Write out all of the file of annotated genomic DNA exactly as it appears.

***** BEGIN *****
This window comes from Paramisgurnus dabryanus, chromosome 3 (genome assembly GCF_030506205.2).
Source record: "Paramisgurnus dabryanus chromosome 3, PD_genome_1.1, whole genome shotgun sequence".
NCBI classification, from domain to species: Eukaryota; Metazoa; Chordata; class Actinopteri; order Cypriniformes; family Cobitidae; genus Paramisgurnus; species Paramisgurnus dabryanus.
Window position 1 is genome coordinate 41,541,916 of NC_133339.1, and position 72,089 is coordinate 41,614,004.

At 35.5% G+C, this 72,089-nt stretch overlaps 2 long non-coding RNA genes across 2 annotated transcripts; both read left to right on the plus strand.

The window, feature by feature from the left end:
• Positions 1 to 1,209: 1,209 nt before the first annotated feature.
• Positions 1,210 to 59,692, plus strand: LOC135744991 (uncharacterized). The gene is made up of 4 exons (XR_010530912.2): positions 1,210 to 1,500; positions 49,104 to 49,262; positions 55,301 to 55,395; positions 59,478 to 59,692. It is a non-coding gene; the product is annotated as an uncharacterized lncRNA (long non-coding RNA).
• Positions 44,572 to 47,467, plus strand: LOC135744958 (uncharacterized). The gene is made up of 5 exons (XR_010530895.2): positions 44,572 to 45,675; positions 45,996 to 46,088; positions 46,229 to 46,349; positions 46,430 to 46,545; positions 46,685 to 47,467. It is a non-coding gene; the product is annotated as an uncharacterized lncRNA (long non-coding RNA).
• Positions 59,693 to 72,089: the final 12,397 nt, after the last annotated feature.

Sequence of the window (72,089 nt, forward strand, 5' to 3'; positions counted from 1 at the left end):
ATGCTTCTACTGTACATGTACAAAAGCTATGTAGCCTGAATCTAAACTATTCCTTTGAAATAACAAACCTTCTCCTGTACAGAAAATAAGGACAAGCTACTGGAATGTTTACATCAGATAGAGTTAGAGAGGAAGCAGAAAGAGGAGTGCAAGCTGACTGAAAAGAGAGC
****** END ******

This window comes from Paramisgurnus dabryanus, chromosome 3 (genome assembly GCF_030506205.2).
Source record: "Paramisgurnus dabryanus chromosome 3, PD_genome_1.1, whole genome shotgun sequence".
NCBI classification, from domain to species: Eukaryota; Metazoa; Chordata; class Actinopteri; order Cypriniformes; family Cobitidae; genus Paramisgurnus; species Paramisgurnus dabryanus.
Window position 1 is genome coordinate 41,541,916 of NC_133339.1, and position 72,089 is coordinate 41,614,004.

At 35.5% G+C, this 72,089-nt stretch overlaps 2 long non-coding RNA genes across 2 annotated transcripts; both read left to right on the plus strand.

The window, feature by feature from the left end:
• Positions 1 to 1,209: 1,209 nt before the first annotated feature.
• Positions 1,210 to 59,692, plus strand: LOC135744991 (uncharacterized). The gene is made up of 4 exons (XR_010530912.2): positions 1,210 to 1,500; positions 49,104 to 49,262; positions 55,301 to 55,395; positions 59,478 to 59,692. It is a non-coding gene; the product is annotated as an uncharacterized lncRNA (long non-coding RNA).
• Positions 44,572 to 47,467, plus strand: LOC135744958 (uncharacterized). The gene is made up of 5 exons (XR_010530895.2): positions 44,572 to 45,675; positions 45,996 to 46,088; positions 46,229 to 46,349; positions 46,430 to 46,545; positions 46,685 to 47,467. It is a non-coding gene; the product is annotated as an uncharacterized lncRNA (long non-coding RNA).
• Positions 59,693 to 72,089: the final 12,397 nt, after the last annotated feature.

Sequence of the window (72,089 nt, forward strand, 5' to 3'; positions counted from 1 at the left end):
ATGCTTCTACTGTACATGTACAAAAGCTATGTAGCCTGAATCTAAACTATTCCTTTGAAATAACAAACCTTCTCCTGTACAGAAAATAAGGACAAGCTACTGGAATGTTTACATCAGATAGAGTTAGAGAGGAAGCAGAAAGAGGAGTGCAAGCTGACTGAAAAGAGAGC